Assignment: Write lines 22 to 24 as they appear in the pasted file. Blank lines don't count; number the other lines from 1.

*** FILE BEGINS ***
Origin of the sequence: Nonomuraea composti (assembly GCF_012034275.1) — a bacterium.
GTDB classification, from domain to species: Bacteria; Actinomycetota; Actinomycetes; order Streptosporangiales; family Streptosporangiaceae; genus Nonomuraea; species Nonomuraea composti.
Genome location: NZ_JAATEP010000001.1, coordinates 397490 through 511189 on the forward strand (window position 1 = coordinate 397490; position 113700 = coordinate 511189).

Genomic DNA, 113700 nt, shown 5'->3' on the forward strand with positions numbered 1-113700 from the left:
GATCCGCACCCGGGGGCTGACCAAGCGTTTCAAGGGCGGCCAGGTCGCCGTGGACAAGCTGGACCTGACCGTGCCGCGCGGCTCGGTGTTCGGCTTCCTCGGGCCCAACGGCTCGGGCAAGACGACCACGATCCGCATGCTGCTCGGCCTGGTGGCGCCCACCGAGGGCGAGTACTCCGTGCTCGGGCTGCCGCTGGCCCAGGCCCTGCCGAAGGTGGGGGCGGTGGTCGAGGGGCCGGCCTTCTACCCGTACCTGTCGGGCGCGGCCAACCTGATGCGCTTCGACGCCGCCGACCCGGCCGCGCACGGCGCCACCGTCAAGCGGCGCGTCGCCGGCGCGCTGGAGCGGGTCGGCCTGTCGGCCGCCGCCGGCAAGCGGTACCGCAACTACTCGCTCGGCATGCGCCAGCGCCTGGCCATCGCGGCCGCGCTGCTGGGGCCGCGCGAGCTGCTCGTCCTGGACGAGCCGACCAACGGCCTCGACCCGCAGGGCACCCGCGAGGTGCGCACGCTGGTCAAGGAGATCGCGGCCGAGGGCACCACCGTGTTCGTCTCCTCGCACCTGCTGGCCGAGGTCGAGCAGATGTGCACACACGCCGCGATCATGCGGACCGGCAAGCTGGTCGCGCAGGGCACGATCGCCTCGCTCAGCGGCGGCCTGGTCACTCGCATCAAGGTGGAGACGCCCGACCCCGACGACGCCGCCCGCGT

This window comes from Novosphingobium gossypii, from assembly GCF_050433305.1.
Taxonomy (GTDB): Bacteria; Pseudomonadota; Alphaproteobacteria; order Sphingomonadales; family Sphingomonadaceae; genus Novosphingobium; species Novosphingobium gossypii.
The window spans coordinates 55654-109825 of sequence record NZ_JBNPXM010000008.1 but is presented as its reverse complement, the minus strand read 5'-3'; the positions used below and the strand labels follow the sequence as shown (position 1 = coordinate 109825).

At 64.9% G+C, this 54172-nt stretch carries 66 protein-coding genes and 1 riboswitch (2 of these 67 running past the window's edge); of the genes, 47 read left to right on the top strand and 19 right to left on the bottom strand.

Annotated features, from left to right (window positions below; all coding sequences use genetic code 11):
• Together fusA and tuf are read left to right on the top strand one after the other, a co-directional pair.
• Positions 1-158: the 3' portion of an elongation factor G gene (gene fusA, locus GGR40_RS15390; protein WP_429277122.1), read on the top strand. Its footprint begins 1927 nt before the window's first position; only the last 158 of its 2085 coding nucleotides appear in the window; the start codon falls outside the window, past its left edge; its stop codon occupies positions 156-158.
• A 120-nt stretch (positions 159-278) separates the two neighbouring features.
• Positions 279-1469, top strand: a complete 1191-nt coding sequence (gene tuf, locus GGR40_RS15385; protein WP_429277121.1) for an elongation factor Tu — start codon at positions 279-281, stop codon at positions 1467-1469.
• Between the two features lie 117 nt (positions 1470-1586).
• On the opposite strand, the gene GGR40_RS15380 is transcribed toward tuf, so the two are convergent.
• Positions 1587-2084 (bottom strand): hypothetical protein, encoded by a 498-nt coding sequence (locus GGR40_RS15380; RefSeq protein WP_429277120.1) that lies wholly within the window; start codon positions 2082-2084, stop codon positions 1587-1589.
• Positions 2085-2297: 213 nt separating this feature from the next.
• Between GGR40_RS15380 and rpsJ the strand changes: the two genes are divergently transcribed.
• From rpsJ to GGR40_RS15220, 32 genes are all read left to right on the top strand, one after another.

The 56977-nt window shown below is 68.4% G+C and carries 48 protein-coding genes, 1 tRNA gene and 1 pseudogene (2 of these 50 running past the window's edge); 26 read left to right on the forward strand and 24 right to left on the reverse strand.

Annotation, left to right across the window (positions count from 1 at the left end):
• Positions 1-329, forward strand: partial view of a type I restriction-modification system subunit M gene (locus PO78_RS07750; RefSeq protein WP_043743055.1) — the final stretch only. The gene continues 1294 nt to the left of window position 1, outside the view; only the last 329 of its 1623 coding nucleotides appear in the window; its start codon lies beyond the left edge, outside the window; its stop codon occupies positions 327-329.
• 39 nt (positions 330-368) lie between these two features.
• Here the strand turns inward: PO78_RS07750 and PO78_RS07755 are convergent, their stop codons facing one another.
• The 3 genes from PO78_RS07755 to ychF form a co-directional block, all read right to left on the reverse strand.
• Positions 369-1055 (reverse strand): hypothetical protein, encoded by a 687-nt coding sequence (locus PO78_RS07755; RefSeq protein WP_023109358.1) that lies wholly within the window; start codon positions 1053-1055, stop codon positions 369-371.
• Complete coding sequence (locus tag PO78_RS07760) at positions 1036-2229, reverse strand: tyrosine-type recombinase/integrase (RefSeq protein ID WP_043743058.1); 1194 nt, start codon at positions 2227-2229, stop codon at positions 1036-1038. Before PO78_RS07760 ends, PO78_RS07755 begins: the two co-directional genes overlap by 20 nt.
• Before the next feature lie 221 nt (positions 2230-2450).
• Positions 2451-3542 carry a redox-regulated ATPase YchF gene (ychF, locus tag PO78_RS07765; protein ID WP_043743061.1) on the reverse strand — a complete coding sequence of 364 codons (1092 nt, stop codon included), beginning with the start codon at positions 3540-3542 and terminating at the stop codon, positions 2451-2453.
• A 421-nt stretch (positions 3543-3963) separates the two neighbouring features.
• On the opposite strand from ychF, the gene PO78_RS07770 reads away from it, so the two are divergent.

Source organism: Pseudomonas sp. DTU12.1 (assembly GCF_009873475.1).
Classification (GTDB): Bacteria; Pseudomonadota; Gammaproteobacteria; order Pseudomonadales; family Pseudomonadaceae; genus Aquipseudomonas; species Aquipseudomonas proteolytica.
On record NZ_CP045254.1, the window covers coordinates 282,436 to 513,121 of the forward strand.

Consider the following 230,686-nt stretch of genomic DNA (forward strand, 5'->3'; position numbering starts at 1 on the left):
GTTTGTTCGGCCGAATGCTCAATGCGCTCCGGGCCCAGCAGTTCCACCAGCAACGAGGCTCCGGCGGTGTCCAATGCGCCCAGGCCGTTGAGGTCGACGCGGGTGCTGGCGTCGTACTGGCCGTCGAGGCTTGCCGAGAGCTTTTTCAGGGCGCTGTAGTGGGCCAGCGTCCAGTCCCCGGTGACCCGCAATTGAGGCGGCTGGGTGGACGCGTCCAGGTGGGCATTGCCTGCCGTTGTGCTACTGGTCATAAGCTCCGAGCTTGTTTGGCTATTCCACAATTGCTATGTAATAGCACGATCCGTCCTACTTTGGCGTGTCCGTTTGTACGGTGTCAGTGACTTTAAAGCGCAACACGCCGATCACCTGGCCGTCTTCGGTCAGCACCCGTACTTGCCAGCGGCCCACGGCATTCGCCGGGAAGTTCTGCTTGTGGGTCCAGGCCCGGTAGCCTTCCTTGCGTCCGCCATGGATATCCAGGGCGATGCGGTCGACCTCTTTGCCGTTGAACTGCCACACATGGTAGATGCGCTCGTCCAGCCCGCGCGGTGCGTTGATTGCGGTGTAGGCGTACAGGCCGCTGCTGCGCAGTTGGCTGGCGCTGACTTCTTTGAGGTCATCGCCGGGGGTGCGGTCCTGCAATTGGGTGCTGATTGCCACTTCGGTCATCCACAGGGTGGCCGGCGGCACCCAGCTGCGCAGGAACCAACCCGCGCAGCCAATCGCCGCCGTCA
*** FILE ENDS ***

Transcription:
Annotation, left to right across the window (positions count from 1 at the left end):
• Positions 1-329, forward strand: partial view of a type I restriction-modification system subunit M gene (locus PO78_RS07750; RefSeq protein WP_043743055.1) — the final stretch only. The gene continues 1294 nt to the left of window position 1, outside the view; only the last 329 of its 1623 coding nucleotides appear in the window; its start codon lies beyond the left edge, outside the window; its stop codon occupies positions 327-329.
• 39 nt (positions 330-368) lie between these two features.